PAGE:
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Depression and Celiac Disease

This category contains summaries of research articles that deal with depression and it's association with celiac disease. Most of the articles are research summaries that include the original source of the summary.

    Photo: CC--Guian Bolisay

    It’s no secret that psychological symptoms can be associated with celiac disease, but until recently, no one had really done a solid prospective study on children. A research team has now done just that. In this case, they looked at a group of children with celiac disease autoimmunity, which is persistently positive celiac disease–associated tissue transglutaminase autoantibodies (tTGA).

    Teens with celiac disease often have symptoms of depression. Image: CC--Rui Barros

    Recent studies indicate that depression and anxiety are the main reasons people with celiac disease report decreased quality of life.

    Image: CC--noshi

    Celiac disease has been linked to decreased quality of life and certain mood disorders. The effect of the gluten free diet on these psychological aspects of celiac disease is still unclear.

    Photo: CC-Edmund German
    Women with celiac disease face a higher risk for depression than the general population, even once they have adopted a gluten-free diet, according to U.S. researchers.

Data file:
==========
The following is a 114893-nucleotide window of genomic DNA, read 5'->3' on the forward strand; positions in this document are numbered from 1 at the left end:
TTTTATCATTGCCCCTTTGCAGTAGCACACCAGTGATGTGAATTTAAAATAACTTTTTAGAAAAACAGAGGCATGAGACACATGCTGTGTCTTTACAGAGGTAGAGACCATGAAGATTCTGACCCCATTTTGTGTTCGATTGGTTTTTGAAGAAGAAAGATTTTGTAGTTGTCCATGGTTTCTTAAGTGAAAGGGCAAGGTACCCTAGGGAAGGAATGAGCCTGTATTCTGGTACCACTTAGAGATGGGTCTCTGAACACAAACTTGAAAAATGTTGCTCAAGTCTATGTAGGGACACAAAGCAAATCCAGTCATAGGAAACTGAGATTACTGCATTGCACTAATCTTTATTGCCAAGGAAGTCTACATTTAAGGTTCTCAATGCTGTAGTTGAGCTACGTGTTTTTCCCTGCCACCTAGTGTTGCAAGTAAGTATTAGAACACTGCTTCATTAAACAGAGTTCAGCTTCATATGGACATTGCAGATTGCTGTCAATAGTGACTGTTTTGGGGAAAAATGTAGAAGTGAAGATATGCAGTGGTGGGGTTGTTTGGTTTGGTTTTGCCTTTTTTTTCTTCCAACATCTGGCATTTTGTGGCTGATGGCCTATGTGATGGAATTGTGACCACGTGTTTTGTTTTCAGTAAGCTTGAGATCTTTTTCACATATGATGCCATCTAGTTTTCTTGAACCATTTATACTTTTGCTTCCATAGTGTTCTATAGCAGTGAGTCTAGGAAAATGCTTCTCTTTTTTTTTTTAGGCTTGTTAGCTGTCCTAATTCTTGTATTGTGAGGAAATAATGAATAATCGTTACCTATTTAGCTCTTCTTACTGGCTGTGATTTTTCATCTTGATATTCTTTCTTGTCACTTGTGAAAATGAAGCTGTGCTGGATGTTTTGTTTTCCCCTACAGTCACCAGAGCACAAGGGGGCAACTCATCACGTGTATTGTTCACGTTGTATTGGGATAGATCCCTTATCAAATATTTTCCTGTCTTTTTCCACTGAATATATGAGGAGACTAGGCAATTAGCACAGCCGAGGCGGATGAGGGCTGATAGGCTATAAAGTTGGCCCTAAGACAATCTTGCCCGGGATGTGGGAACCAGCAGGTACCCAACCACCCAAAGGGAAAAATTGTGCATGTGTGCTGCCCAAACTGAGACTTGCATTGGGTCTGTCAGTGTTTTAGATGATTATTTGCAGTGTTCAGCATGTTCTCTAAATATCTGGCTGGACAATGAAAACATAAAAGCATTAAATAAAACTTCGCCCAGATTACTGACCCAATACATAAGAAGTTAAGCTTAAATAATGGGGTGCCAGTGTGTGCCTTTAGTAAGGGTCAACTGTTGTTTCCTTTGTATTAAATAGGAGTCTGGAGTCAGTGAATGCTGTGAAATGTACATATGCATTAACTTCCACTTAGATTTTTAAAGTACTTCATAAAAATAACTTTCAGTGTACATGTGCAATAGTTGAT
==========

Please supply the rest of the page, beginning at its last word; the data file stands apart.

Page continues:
Photo: CC - Jessia Hime
    A number of studies show that people with celiac disease have higher risk of depression and death from external causes, but there are no conclusive studies on death from suicide. A research team set out to more deeply examine the risk of suicide in people with celiac disease.

    Anxiety and Depression in Adults with Celiac Disease on a Gluten-free Diet
    A German study is the first to show that adult women who follow a gluten-free diet for celiac disease show higher levels of anxiety than do members of the general population.

    Patients with depression are told they have a chemical imbalance.  If someone else in their family is also depressed, the “gene card” is played.  “Your depression is genetic”, they are told. I have been in practice for over 20 years and I find the above data to be false.  Consistently we find patients who are suffering from depression and anxiety to be gluten sensitive.

    For the first time, medical researchers have shown that an activation of the inflammatory response system accompanies major depression and that pro-inflammatory cytokines and lipopolysaccharide (LPS) may trigger symptoms of depression.

    BMC Psychiatry 2005, 5:14 05/09/2005 – Past studies have linked depression and b

    Psychosomatics 45:325-335, August 2004 07/30/2004 - Past studies have reported a higher

    The Journal of Psychosomatic Research Volume 55, Issue 6, Pages 573-574 (December 2003)

    Addolorato G; Stefanini GF; Capristo E; Caputo F; Gasbarrini A; Gasbarrini G Institute of Intern 11/24/2002 - The following is a Medline abstract on a study conducted by Italian researc

    Source: Scandinavian Journal of Gastroenterology, 18:(2):299-304, 1983 Mar. Authors - Hallert